The public will get a chance Thursday night to comment on the U.S. government's controversial plan to sell Plum Island after closing its animal disease laboratory.
Despite opposition, the government plans to sell the 840-acre island off the North Fork to the highest bidder after the Department of Homeland Security opens a $1.14 billion laboratory in Manhattan, Kan. It would replace the Plum Island Animal Disease Center, which employs about 200 people from Long Island and Connecticut.
In a draft environmental impact statement released this summer, the agencies said the island could be used for high-density development of as many as 750 homes. Most Long Island government and environmental leaders want to keep the lab open or, if it closes, keep the undeveloped part of island as open space.
Congress' funding for the National Bio- and Agro-Defense Facility in Kansas has been allocated incrementally as debate rages in Washington and in the scientific community about the wisdom of building a new lab in the center of the country's agricultural industry. As a result, the schedule has slipped from the initial 2014 completion date.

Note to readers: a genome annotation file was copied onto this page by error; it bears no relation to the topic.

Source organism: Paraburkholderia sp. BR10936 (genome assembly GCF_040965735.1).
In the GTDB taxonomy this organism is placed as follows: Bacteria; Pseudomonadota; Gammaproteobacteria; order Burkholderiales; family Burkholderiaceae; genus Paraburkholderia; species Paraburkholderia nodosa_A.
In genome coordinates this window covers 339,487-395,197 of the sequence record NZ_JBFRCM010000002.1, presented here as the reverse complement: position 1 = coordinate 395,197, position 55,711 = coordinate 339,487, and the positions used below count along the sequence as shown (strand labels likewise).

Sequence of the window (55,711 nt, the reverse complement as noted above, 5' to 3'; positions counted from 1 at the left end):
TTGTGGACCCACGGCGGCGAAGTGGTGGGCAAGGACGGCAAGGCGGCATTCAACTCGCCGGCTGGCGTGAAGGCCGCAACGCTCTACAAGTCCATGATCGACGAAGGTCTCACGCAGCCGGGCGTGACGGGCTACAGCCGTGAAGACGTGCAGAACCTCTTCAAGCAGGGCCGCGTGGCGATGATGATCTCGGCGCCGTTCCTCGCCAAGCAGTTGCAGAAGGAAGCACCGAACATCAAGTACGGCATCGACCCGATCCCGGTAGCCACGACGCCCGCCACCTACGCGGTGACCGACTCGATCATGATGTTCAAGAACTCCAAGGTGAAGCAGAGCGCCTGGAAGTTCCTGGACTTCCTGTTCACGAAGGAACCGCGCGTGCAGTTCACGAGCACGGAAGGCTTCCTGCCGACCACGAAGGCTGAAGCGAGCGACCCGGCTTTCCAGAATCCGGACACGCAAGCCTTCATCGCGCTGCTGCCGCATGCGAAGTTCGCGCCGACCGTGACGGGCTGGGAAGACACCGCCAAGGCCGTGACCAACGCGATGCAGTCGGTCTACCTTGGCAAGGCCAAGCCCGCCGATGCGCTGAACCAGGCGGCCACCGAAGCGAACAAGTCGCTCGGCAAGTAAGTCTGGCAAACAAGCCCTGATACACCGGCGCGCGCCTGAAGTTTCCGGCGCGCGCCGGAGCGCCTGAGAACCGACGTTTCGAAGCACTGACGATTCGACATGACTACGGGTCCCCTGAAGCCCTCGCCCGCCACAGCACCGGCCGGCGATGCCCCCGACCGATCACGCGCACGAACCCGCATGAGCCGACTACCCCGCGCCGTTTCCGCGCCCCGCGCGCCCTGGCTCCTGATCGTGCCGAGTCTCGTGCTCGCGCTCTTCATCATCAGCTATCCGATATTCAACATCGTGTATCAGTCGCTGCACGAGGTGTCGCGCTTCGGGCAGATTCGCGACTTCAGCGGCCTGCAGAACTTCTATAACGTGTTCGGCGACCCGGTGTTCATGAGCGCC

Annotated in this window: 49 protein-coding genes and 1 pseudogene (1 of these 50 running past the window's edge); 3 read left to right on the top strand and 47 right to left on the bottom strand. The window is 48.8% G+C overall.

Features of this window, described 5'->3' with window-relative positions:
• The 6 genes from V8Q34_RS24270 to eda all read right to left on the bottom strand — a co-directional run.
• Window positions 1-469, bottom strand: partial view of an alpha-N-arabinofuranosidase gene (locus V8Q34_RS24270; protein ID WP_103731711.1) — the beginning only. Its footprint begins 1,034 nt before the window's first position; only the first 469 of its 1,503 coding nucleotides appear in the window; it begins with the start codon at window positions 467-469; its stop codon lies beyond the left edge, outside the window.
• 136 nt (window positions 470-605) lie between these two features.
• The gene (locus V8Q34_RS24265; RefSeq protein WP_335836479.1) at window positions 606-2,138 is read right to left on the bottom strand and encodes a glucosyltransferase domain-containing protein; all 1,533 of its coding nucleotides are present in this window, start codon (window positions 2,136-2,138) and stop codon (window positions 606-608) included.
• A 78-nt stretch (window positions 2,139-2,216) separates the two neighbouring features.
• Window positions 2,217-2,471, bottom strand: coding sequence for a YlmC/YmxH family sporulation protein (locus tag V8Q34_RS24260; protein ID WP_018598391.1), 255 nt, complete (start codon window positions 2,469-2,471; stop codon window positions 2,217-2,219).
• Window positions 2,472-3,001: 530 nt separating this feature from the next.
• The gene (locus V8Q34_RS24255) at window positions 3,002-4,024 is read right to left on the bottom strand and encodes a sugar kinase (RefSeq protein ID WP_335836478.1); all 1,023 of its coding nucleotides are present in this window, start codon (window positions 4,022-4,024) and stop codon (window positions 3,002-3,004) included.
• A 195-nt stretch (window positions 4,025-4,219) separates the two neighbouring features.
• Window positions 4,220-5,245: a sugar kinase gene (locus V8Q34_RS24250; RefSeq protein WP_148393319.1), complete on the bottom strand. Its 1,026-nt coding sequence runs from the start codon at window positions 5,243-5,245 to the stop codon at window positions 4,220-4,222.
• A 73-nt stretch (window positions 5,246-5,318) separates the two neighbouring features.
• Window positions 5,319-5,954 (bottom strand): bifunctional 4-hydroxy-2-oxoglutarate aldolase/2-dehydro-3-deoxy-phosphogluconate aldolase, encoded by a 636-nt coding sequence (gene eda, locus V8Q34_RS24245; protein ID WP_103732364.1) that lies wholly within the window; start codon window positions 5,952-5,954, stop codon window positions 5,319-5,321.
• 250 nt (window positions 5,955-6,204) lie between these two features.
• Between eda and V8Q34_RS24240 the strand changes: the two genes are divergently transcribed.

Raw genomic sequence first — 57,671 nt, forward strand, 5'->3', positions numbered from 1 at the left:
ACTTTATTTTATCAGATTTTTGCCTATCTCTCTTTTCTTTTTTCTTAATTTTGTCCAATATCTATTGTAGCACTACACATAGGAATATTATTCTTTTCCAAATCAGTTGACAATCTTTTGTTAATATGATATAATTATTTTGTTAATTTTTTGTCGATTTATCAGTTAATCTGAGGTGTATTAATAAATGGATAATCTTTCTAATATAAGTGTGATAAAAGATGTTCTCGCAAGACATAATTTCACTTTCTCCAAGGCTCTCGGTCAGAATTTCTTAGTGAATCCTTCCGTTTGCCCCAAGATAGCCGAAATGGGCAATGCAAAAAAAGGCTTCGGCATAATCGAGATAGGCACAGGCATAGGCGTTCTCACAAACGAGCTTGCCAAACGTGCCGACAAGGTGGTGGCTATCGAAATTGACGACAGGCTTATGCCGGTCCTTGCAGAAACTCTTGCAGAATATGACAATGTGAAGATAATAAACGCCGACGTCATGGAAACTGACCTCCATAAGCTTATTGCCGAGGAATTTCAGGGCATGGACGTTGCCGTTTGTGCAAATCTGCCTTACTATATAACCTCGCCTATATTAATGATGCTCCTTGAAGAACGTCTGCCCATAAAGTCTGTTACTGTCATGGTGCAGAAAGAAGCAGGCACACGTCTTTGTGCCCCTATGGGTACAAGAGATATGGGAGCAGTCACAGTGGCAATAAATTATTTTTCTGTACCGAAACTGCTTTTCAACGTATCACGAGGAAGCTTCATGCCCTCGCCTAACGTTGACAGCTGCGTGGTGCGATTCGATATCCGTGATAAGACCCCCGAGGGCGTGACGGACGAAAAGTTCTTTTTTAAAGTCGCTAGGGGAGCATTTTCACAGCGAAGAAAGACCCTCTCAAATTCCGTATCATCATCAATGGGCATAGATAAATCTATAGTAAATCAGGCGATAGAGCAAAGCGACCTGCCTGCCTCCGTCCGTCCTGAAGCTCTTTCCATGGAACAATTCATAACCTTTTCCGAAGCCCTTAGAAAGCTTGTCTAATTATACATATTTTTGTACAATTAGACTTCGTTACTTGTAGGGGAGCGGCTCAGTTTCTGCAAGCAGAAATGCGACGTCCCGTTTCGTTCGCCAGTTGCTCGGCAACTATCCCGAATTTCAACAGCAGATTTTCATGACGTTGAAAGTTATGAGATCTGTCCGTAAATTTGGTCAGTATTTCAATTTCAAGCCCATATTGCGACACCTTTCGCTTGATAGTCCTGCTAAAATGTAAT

Homeland Security spokesman John Verrico said Wednesday that the agency this year received the first construction allocation to pay for building the $40 million central utility plant. The current schedule calls for the Kansas lab to open between 2019 and 2021, followed by one to two years of testing and certification of equipment before the Plum Island facility is then shut. Decommissioning and cleaning up the Plum Island lab would take another one to two years, Verrico said.
Connecticut politicians and environmentalists held a rally Wednesday in Old Saybrook to protest the closing of the lab and sale of the island before a GSA hearing Wednesday in that state. Sen. Richard Blumenthal (D-Conn.) and several other members of Congress released a letter they wrote to GSA stating "the environmental importance of Plum Island cannot be overstated . . ." It asked the agency to ensure that any buyer be required to protect "the significant environmental and historical aspects of Plum Island."